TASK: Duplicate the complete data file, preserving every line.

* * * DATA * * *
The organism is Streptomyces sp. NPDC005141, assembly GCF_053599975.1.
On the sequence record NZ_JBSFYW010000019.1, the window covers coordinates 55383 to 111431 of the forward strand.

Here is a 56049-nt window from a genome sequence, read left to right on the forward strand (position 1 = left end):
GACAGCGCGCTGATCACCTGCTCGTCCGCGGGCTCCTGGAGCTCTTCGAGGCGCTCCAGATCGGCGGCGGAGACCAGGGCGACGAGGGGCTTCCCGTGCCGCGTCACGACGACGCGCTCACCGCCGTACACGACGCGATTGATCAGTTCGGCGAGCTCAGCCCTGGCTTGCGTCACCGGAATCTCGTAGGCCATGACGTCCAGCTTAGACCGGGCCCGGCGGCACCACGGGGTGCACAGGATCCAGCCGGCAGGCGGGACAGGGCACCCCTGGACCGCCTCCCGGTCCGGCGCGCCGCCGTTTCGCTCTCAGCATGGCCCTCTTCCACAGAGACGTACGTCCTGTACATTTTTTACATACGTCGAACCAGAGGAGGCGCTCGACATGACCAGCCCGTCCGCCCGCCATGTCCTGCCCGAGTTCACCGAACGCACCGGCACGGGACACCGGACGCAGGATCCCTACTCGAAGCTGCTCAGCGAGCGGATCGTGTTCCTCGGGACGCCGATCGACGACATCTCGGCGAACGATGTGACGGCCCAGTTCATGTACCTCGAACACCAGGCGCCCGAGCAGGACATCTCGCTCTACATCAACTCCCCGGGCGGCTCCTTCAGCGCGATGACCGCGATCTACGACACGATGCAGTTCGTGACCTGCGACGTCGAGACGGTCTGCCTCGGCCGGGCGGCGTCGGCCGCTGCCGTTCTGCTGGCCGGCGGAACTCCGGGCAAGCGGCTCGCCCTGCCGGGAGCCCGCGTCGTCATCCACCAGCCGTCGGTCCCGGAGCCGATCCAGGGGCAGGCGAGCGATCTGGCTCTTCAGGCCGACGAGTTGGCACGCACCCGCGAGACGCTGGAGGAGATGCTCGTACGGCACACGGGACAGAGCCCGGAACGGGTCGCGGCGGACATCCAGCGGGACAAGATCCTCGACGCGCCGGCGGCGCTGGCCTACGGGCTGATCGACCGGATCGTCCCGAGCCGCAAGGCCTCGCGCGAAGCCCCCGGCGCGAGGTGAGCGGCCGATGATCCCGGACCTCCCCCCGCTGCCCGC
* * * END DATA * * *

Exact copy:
The organism is Streptomyces sp. NPDC005141, assembly GCF_053599975.1.
On the sequence record NZ_JBSFYW010000019.1, the window covers coordinates 55383 to 111431 of the forward strand.

Here is a 56049-nt window from a genome sequence, read left to right on the forward strand (position 1 = left end):
GACAGCGCGCTGATCACCTGCTCGTCCGCGGGCTCCTGGAGCTCTTCGAGGCGCTCCAGATCGGCGGCGGAGACCAGGGCGACGAGGGGCTTCCCGTGCCGCGTCACGACGACGCGCTCACCGCCGTACACGACGCGATTGATCAGTTCGGCGAGCTCAGCCCTGGCTTGCGTCACCGGAATCTCGTAGGCCATGACGTCCAGCTTAGACCGGGCCCGGCGGCACCACGGGGTGCACAGGATCCAGCCGGCAGGCGGGACAGGGCACCCCTGGACCGCCTCCCGGTCCGGCGCGCCGCCGTTTCGCTCTCAGCATGGCCCTCTTCCACAGAGACGTACGTCCTGTACATTTTTTACATACGTCGAACCAGAGGAGGCGCTCGACATGACCAGCCCGTCCGCCCGCCATGTCCTGCCCGAGTTCACCGAACGCACCGGCACGGGACACCGGACGCAGGATCCCTACTCGAAGCTGCTCAGCGAGCGGATCGTGTTCCTCGGGACGCCGATCGACGACATCTCGGCGAACGATGTGACGGCCCAGTTCATGTACCTCGAACACCAGGCGCCCGAGCAGGACATCTCGCTCTACATCAACTCCCCGGGCGGCTCCTTCAGCGCGATGACCGCGATCTACGACACGATGCAGTTCGTGACCTGCGACGTCGAGACGGTCTGCCTCGGCCGGGCGGCGTCGGCCGCTGCCGTTCTGCTGGCCGGCGGAACTCCGGGCAAGCGGCTCGCCCTGCCGGGAGCCCGCGTCGTCATCCACCAGCCGTCGGTCCCGGAGCCGATCCAGGGGCAGGCGAGCGATCTGGCTCTTCAGGCCGACGAGTTGGCACGCACCCGCGAGACGCTGGAGGAGATGCTCGTACGGCACACGGGACAGAGCCCGGAACGGGTCGCGGCGGACATCCAGCGGGACAAGATCCTCGACGCGCCGGCGGCGCTGGCCTACGGGCTGATCGACCGGATCGTCCCGAGCCGCAAGGCCTCGCGCGAAGCCCCCGGCGCGAGGTGAGCGGCCGATGATCCCGGACCTCCCCCCGCTGCCCGC